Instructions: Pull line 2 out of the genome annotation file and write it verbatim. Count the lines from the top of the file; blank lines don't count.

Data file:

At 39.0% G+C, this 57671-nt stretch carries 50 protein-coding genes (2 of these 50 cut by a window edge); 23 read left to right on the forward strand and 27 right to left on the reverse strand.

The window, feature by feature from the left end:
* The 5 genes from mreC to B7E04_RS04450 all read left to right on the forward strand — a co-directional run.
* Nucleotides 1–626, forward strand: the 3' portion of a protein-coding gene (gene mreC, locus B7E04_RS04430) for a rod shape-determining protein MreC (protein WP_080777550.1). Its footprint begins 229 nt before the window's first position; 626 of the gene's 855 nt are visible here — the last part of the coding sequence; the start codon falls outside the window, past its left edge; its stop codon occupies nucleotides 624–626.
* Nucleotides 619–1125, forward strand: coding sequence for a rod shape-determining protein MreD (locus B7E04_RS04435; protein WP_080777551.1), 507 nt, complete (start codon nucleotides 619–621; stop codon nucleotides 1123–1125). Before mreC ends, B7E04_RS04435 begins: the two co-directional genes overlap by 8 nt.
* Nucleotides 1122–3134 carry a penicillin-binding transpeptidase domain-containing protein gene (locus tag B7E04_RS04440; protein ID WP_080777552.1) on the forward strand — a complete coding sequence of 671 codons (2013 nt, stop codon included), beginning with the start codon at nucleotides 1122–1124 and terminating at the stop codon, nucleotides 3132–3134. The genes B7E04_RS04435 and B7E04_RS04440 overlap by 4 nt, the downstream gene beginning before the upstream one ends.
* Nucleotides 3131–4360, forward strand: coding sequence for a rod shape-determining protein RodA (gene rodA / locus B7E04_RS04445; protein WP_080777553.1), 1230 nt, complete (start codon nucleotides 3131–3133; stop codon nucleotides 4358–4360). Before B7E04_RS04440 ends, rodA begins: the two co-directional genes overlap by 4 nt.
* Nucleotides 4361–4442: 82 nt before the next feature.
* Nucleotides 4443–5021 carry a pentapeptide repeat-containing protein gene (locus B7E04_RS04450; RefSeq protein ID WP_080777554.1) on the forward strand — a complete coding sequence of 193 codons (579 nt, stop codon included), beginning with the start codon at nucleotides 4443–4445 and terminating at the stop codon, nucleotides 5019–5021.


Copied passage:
The window, feature by feature from the left end: